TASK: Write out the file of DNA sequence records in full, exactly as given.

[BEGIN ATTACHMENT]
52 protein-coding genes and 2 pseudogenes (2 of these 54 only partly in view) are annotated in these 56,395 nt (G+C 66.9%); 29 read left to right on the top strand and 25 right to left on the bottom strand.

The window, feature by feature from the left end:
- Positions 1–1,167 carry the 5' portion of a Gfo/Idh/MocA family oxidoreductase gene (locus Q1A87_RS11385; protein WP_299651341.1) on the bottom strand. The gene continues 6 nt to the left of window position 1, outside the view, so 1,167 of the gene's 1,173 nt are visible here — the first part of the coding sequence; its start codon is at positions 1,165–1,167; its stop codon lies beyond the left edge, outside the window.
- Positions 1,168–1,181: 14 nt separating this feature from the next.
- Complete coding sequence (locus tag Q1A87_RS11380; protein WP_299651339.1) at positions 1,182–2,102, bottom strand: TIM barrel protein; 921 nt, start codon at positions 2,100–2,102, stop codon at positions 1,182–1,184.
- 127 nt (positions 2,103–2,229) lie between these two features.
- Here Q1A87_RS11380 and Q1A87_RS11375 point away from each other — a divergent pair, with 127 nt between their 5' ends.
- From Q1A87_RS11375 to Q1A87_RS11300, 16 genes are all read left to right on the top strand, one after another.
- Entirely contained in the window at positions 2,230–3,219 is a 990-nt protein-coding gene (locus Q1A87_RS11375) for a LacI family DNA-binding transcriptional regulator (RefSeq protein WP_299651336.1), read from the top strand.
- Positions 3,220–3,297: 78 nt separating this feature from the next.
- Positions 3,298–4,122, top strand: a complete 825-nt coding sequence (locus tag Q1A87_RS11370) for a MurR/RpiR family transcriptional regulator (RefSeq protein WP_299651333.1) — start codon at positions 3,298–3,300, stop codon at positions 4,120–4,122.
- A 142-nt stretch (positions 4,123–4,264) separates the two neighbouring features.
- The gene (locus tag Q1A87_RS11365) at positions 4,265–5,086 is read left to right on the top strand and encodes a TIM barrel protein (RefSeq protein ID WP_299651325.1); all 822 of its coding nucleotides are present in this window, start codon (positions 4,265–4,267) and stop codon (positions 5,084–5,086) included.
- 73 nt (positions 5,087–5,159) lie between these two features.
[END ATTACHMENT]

52 protein-coding genes and 2 pseudogenes (2 of these 54 only partly in view) are annotated in these 56,395 nt (G+C 66.9%); 29 read left to right on the top strand and 25 right to left on the bottom strand.

The window, feature by feature from the left end:
- Positions 1–1,167 carry the 5' portion of a Gfo/Idh/MocA family oxidoreductase gene (locus Q1A87_RS11385; protein WP_299651341.1) on the bottom strand. The gene continues 6 nt to the left of window position 1, outside the view, so 1,167 of the gene's 1,173 nt are visible here — the first part of the coding sequence; its start codon is at positions 1,165–1,167; its stop codon lies beyond the left edge, outside the window.
- Positions 1,168–1,181: 14 nt separating this feature from the next.
- Complete coding sequence (locus tag Q1A87_RS11380; protein WP_299651339.1) at positions 1,182–2,102, bottom strand: TIM barrel protein; 921 nt, start codon at positions 2,100–2,102, stop codon at positions 1,182–1,184.
- 127 nt (positions 2,103–2,229) lie between these two features.
- Here Q1A87_RS11380 and Q1A87_RS11375 point away from each other — a divergent pair, with 127 nt between their 5' ends.
- From Q1A87_RS11375 to Q1A87_RS11300, 16 genes are all read left to right on the top strand, one after another.
- Entirely contained in the window at positions 2,230–3,219 is a 990-nt protein-coding gene (locus Q1A87_RS11375) for a LacI family DNA-binding transcriptional regulator (RefSeq protein WP_299651336.1), read from the top strand.
- Positions 3,220–3,297: 78 nt separating this feature from the next.
- Positions 3,298–4,122, top strand: a complete 825-nt coding sequence (locus tag Q1A87_RS11370) for a MurR/RpiR family transcriptional regulator (RefSeq protein WP_299651333.1) — start codon at positions 3,298–3,300, stop codon at positions 4,120–4,122.
- A 142-nt stretch (positions 4,123–4,264) separates the two neighbouring features.
- The gene (locus tag Q1A87_RS11365) at positions 4,265–5,086 is read left to right on the top strand and encodes a TIM barrel protein (RefSeq protein ID WP_299651325.1); all 822 of its coding nucleotides are present in this window, start codon (positions 4,265–4,267) and stop codon (positions 5,084–5,086) included.
- 73 nt (positions 5,087–5,159) lie between these two features.